Tag Archives: book discussion

APLreads – Frankenstein

frankensteinSeveral of us are reading Mary Shelley’s Frankenstein this month – join us over in our GoodReads group to talk about the book or leave your thoughts in a comment here or on Twitter (use #APLreads).

Need a copy of the book? You can place a hold here or download an ebook copy or an audiobook copy.

Twilight: what’s the appeal?

Twilight’s appeal has bloomed beyond young adult readers to their moms and beyond. What is it about Stephenie Meyer’s book that resonates so strongly with readers? How might the appeal factors differ among teenagers and adults? Men and women?

Water for Elephants: about the author

If you’ve ever wondered about the process of researching and writing a book, Sara Gruen talked with Dave Weich of Powell’s Books about how she came to writing fiction, the challenges of finishing the book, and how a woman who’d never been to the circus before starting Water for Elephants comes to write a novel about the Big Top.

How convincing is the narrative to you? Is it easy to suspend the disbelief that is isn’t really Jacob Jankowski telling the tale? Why or why not?

Read with me in August: Water for Elephants by Sara Gruen

It’s a bit of a late start, I know, but I hope you’ll join me this month for Sara Gruen’s Water for Elephants. This well-received book focuses on elderly Jacob Jankowski, who joins a traveling circus after the death of his parents, using his veterinary skills to care for the animals, and becomes smitten with the animal trainer’s wife.

“For pure story, this colorful, headlong tale of a Depression-era circus simply can’t be beat. Heroes, villains, romance, a wild-animal stampede! Big fun from page 1.”—Stephen King, Entertainment Weekly: “Best & Worst 2007” (Entertainment Weekly )

“You’ll get lost in the tatty glamour of Gruen’s meticulously researched world, from spangled equestrian pageantry and the sleazy side show to an ill-fated night at a Chicago speak-easy.”
Washington Post (The Washington Post )

Pick up your copy at the Main Library’s circulation desk or click here to reserve your copy.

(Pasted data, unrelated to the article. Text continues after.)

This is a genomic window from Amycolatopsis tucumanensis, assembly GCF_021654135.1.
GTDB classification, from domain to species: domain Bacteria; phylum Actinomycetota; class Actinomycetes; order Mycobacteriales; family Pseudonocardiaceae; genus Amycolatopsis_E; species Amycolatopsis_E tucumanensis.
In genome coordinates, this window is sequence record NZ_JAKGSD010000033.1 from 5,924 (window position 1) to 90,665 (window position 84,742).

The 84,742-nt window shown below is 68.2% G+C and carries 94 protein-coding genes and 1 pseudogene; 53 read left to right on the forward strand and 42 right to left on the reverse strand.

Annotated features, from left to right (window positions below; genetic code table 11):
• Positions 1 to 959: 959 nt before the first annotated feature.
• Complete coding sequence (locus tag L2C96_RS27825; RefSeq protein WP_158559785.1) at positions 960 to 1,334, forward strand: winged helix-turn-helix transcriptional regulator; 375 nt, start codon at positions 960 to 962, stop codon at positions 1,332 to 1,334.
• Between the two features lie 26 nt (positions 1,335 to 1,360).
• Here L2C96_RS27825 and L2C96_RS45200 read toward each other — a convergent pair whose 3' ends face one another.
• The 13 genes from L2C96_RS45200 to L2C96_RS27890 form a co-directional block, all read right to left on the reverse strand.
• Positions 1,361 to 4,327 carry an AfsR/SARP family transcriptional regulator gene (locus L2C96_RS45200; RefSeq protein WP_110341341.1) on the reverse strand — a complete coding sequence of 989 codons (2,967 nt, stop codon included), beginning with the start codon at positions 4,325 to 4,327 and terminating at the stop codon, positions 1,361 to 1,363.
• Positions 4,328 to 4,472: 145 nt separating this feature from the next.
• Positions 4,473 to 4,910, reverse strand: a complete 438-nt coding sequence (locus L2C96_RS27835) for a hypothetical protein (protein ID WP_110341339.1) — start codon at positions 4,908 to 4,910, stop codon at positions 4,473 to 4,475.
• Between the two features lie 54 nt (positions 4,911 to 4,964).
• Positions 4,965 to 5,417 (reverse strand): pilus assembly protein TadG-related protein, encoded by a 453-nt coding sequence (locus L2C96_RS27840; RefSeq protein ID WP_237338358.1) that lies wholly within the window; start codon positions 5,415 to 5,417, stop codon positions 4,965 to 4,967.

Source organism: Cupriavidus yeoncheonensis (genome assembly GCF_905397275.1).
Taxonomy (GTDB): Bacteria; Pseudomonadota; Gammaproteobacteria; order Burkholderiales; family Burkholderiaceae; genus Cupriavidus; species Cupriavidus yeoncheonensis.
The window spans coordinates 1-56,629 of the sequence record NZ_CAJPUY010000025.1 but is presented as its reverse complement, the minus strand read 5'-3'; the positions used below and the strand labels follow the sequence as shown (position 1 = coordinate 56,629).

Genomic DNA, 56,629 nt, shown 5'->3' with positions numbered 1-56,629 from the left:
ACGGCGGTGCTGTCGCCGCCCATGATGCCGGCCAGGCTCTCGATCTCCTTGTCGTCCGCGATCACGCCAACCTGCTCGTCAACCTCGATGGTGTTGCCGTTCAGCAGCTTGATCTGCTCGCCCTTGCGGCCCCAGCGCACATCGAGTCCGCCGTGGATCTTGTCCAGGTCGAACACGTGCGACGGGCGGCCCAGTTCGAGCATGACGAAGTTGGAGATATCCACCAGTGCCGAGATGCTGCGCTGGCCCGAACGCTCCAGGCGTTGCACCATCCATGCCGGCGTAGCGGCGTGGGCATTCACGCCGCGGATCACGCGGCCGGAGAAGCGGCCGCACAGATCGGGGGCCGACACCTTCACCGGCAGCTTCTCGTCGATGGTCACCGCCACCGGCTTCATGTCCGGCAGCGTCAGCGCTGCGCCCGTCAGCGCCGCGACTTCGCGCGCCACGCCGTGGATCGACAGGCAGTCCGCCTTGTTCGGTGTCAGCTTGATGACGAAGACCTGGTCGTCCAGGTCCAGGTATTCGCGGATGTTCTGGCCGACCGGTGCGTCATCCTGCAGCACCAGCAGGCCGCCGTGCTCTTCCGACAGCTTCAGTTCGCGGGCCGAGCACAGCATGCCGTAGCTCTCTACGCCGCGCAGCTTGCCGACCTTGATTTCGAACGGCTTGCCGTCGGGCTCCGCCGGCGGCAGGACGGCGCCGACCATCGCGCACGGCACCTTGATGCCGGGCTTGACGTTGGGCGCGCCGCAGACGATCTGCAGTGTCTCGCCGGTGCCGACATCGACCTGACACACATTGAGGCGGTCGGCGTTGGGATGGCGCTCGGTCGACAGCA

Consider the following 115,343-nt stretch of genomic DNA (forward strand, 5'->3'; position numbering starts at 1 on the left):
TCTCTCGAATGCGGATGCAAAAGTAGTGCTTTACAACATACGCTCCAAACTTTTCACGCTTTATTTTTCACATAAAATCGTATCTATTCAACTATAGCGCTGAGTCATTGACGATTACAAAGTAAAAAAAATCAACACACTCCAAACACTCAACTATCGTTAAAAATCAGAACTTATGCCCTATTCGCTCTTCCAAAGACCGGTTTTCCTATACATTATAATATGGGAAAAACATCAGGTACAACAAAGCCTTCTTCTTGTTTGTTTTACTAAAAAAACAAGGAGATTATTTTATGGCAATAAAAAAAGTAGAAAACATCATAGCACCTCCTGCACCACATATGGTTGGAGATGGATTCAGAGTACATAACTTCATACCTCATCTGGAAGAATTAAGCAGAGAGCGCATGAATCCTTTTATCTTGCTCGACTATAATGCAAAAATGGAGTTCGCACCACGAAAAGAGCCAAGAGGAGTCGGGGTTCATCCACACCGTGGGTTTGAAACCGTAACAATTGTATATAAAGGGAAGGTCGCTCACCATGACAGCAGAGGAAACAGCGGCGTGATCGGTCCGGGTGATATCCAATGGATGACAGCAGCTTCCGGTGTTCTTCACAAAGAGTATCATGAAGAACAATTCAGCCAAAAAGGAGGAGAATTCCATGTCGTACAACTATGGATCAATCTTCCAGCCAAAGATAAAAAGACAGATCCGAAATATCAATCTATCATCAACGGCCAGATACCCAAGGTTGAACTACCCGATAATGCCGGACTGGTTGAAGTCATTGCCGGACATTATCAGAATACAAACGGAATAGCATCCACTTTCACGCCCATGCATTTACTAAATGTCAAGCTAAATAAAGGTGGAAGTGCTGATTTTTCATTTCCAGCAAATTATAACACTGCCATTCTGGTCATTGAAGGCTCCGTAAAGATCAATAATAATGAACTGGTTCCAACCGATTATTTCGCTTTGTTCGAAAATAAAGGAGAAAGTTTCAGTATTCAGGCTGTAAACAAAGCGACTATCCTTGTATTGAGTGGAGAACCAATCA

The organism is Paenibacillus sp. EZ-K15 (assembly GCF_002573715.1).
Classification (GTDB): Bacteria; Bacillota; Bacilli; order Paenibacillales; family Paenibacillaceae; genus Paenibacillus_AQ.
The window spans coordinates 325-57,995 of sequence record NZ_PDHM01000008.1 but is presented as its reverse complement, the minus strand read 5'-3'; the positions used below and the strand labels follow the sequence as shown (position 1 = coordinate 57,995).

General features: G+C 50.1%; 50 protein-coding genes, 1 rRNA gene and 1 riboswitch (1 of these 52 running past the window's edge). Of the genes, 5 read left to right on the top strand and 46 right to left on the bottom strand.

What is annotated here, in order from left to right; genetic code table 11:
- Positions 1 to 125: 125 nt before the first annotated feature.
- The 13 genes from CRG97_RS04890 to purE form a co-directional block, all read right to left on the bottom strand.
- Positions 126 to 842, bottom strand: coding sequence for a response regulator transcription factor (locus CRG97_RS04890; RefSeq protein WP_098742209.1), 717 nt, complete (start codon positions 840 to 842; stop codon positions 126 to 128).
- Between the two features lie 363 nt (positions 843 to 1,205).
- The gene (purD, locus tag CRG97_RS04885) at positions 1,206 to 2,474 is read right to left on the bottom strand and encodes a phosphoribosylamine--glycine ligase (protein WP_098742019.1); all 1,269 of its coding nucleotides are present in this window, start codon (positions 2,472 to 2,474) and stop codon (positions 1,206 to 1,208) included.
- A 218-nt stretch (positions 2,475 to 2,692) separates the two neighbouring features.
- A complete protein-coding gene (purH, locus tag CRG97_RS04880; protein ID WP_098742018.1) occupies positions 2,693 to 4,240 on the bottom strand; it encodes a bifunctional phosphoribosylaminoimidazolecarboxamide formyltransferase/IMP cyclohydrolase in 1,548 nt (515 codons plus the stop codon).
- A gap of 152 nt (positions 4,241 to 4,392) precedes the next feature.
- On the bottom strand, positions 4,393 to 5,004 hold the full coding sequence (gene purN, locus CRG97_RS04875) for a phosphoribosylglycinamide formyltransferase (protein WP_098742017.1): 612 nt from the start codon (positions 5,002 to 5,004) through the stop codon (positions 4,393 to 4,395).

Wrapping up The Monsters of Templeton

How does Willie fit into her family tree? What similarities do you see between  Willie and her female ancestors? Her male ancestors?

Why does Vi choose this time to partially spill her secret about Willie’s paternity to her? Do you think that Vi would have told her eventually, regardless of Willie’s unexpected homecoming?

How does Willie’s opinion about her family and her hometown change? Could this change have happened without Willie knowing her paternity?

Is this a book you’d recommend to a friend? Why or why not?

Read with me in May: Balzac and the Little Chinese Seamstress

Join me during the month of May for Dai Sijie’s Balzac and the Little Chinese Seamstress. I can tell you I started this book on my 15-minute break today and raced through the first 20 pages — I’m hooked.

The teenaged narrator and his best friend Luo,  sons of doctors, have been sent from their city homes to a rural mountain-top village for “re-education” during China’s Cultural Revolution, where they become utterly enchanted by a well-known tailor’s daughter…

Click here to read an excerpt from the first chapter or reserve your copy for pick-up today.

The Doctor’s Wife: wrap up

Thanks for reading The Doctor’s Wife with me. While I thought the premise was interesting, I found the writing style upstaged the plot in many places. Is this a book you’d recommend to a friend?

If you enjoyed The Doctor’s Wife, you may like Elizabeth Brundage’s other books, Somebody Else’s Daughter and her newest title, A Stranger Like You (it’s soon to be published but you can reserve your copy now).